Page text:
“Well, you started this interview off by suggesting, offensively, that poetry is pretty much just a unit in class that high schoolers hate. Got to be honest: I don’t remember seeing journalism or radio broadcasting as part of the syllabus. Still had to read ten poets to graduate though. Guess it was more relevant than AV Club.”
Or how about this reply:
“Do you like songs? Because songs have lyrics and lyrics generally fall under poetry. Pretty sure this show started with a song, or that your station has at least twelve hours a day dedicated to playing them.”
Or let’s say you’re on Fox News:
“Do you like the Bible? LOT of poets worked on that one, and I’d say it’s pretty relevant. I mean, you’re basically reading verse when you follow along in church, so maybe you’re attending a poetry reading every Sunday and you don’t know it. And think about all of the laws created and people killed in the name of the Bible. That’s a heck of a mixtape, my man.”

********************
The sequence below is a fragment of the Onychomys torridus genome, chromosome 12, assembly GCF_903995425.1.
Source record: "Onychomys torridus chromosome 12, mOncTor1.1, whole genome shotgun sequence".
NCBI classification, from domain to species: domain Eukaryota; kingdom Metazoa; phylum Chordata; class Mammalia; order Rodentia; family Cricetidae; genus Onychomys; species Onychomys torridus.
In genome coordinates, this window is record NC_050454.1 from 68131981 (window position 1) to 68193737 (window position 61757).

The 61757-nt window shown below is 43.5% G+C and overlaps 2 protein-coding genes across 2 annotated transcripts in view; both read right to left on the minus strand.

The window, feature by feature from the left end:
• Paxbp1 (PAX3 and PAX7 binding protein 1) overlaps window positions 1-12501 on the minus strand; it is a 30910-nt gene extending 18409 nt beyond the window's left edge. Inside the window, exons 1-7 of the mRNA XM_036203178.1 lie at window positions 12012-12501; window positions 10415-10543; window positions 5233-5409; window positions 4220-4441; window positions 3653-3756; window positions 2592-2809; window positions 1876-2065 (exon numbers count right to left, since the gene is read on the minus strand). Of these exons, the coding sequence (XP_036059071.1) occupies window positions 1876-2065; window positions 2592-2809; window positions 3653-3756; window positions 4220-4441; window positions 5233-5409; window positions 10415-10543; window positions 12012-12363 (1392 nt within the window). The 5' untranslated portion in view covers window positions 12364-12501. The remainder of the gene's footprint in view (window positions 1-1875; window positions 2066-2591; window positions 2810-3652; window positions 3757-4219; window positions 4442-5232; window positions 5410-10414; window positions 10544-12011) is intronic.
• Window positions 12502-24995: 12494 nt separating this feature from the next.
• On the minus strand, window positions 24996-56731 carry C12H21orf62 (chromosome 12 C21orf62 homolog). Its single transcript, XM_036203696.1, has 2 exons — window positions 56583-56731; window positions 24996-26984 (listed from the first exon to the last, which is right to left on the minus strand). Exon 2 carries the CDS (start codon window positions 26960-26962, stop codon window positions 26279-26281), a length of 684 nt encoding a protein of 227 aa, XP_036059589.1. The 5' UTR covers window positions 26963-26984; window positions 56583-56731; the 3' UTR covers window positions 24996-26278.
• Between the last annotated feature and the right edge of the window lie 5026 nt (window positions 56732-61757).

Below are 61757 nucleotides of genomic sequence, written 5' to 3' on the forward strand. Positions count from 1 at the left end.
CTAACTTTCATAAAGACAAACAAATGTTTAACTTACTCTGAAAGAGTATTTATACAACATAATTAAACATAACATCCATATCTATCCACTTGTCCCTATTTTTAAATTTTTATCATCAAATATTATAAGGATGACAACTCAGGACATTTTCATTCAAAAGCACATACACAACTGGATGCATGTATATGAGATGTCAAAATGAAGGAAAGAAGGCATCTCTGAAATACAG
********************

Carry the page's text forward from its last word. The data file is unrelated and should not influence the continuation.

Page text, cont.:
“Do you think it’s a coincidence that when Steph Curry does something particularly amazing that we call it ‘poetic?’ Am I not dunking the right baseball into the end zone right there?”
Or if you just want to go for broke and focus on, you know, art:
“Do you ask musicians why people don’t care about music? No? Sounds kind of silly, right? And who doesn’t like a good painting now and then? Even a fake painting, like a print. People love prints. Are prints art? Because this book I wrote is pretty real and it costs at least as much as an art print. My book of poems is as valuable as the art print I saw in your front office, so I guess that makes it pretty relevant. You know, as art. I noticed you didn’t have any poetry books on the coffee table out front. I don’t think that’s poetry’s problem, though, right? Just who is in charge of your coffee table library around here? Do they know that Poetry magazine is over a hundred years old? How old is this radio station? Think it’ll be here a hundred years from now? Does that mean terrestrial radio is fast becoming irrelevant, or just this station?”